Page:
Presentation on theme: "Stanford Financial Aid Office"— Presentation transcript:
1 Stanford Financial Aid Office Ron DiazStanford Financial Aid Office
2 Topics We Will Discuss What is financial aid? Cost of attendance (COA) The expected family contribution (EFC)What is financial needCategories, types, and sources of financial aidApplication Forms
3 What is Financial Aid?Financial aid is funds provided to students and families to help pay for postsecondary educational expenses.Can include loans, jobs and scholarships or grants.
4 Myth: You can’t go to college if you don’t have the MONEY FACT: Colleges come in all price rangesFinancial aid is available almost half of all college students receive financial aidIn more than $130 billion in financial aid was distributedEven though the cost of college is going up, it is still the best step you can take for a good future
5 You Can Get MONEY to Go to College Because You . . . Need it (this is the biggest reason students get money)Earn good grades or take hard coursesHave talent in music, art, sports, etc.Have a certain background or characteristicHave a special need or a disability(There are lots of other ways to get money for college, too.)
6 What is Cost of Attendance (COA) Direct costsIndirect costsVary widely from college to college
10 What is the Expected Family Contribution (EFC) Computed amount family is expected to contributeTwo componentsParent contributionStudent contributionCalculated using FAFSA (Free Application for Federal Student Aid) data and a federal formulaSome schools may use Institutional Methodology (Profile Application)
12 What is Financial Need – Expected Family Contribution = Financial Need Cost of Attendance– Expected Family Contribution= Financial Need
13 Example of Need-Based Aid Package Scholarship and/or Grant FundsCost of AttendanceStudent Loan & Job ExpectationExpected Family Contribution
14 Types of Financial AidScholarshipsGrantsLoansEmployment
15 Scholarships/Grants Money that does not have to be paid back Awarded on the basis of need, merit, skill, or a unique characteristic
16 LoansMoney students and parents borrow to help pay educational expensesRepayment usually begins after education is finished – look at federal programs firstOnly borrow what is really neededLook at loans as an investment in the future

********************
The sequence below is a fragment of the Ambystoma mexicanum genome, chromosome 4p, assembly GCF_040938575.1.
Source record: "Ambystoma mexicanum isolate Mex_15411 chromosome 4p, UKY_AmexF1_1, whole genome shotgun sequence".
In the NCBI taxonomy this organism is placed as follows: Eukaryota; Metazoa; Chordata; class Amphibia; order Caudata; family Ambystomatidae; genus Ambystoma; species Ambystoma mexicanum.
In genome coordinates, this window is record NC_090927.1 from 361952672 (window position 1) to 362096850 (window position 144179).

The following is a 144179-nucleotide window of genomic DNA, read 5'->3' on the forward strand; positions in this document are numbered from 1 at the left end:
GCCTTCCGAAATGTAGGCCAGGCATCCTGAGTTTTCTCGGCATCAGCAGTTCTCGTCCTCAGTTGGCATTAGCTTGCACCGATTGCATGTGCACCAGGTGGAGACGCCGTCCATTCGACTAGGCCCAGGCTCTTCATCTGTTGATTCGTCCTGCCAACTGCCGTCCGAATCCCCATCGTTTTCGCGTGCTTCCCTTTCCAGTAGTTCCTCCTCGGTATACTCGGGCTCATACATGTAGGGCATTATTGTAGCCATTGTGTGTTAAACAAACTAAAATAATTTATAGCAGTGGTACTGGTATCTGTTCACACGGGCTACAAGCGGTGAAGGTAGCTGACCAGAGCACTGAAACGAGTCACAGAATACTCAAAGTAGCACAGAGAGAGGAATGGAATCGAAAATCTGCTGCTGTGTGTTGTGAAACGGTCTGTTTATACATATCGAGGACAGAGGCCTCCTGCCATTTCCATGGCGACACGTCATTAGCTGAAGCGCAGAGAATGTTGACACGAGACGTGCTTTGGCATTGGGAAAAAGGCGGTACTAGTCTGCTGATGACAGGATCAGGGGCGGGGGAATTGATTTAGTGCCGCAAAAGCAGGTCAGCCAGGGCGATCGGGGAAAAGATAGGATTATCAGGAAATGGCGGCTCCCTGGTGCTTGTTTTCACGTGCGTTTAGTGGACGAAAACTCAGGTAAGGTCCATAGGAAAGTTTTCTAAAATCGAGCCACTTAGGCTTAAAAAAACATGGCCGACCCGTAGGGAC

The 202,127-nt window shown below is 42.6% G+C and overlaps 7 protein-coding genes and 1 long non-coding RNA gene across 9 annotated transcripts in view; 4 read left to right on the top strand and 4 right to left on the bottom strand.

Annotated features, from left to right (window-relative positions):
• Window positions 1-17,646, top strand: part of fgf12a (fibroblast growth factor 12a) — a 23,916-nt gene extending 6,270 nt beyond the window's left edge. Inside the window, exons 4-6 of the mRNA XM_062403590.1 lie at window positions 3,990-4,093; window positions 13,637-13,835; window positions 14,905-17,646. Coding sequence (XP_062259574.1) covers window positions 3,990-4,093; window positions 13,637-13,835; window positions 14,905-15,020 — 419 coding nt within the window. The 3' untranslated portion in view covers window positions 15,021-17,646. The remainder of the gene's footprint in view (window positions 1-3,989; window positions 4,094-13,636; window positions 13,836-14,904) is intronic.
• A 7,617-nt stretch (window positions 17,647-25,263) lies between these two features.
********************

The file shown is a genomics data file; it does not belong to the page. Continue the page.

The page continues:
17 Employment Allows student to earn money to help pay educational costs Working part-time is helpful for most students; Working too much can affect grades!
18 Sources of Financial Aid Federal governmentStatesColleges/UniversitiesPrivate sourcesCivic organizations and churchesEmployers
19 Federal Government Largest source of financial aid Aid awarded primarily on the basis of financial needMust apply every year using the FAFSA
20 Common Federal Aid Programs Federal Pell GrantAcademic Competitiveness GrantNational Science and Mathematics Access to Retain Talent GrantFederal Supplemental Educational Opportunity GrantFederal Perkins LoanStafford Loans/Ford Direct LoansPLUS LoansFederal Work-Study
21 States Residency requirements Award aid on the basis of both merit and needUse information from the FAFSADeadlines vary by state; Cal Grant deadline is March 2nd!
22 California Student Aid Commission 2008-09 Cal Grant Program Income CeilingsAsset Ceilings
23 Private Sources Foundations, businesses, charitable organizations Deadlines and application procedures vary widelyBegin researching private aid sources early; internet is a great tool!
24 Civic Organizations and Churches Research what is available in communityTo what organizations and churches does student and family belong?Application process usually spring of senior yearSmall scholarships add up!
25 EmployersCompanies may have scholarships available to the children of employeesCompanies may have educational benefits for their employees
26 Free Application for Federal Student Aid (FAFSA) A standard form that collects demographic and financial information about the student and familyMay be filed electronically or using paper formAvailable in English and SpanishRequired by all schools awarding federal aid
27 FAFSA on the Web Web site: www.fafsa.ed.gov FAFSA on the Web available on January 1, 2009FAFSA on the Web Worksheet:Used as “pre-application” worksheetQuestions follow order of FAFSA on the Web
28 FAFSA on the Web Good reasons to file electronically: Built-in edits to prevent costly errorsSkip-logic allows student and/or parent to skip unnecessary questionsMore timely submission of original application and any necessary correctionsMore detailed instructions and “help” for common questionsSimplified renewal application process
29 Special Circumstances Change in employment statusMedical expenses not covered by insuranceChange in parent marital statusUnusual dependent care expenses
30 Special Circumstances Cannot report on FAFSASend explanation to financial aid office at each collegeCollege will review special circumstancesRequest additional documentationDecisions are final and cannot be appealed to U.S. Department of Education
31 CSS Profile Application A standard form that collects demographic and more detailed financial information about the student and familyMust be filed electronicallyTypically required by schools that are awarding large amounts of institutional aid